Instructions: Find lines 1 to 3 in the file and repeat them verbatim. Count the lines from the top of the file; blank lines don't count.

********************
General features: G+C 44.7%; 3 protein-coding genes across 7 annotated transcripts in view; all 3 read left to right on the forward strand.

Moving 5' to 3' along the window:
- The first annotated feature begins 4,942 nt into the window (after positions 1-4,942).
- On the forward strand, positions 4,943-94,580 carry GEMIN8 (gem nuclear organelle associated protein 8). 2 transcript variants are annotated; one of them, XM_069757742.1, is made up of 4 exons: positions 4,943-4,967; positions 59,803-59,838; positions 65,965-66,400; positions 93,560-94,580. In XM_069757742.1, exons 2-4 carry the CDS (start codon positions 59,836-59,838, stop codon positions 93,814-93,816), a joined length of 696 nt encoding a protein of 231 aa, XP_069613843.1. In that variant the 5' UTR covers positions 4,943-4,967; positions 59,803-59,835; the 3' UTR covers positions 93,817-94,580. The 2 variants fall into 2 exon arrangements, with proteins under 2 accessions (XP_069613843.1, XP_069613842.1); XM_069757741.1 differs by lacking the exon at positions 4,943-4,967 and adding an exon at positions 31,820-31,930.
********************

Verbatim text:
General features: G+C 44.7%; 3 protein-coding genes across 7 annotated transcripts in view; all 3 read left to right on the forward strand.

Moving 5' to 3' along the window:
- The first annotated feature begins 4,942 nt into the window (after positions 1-4,942).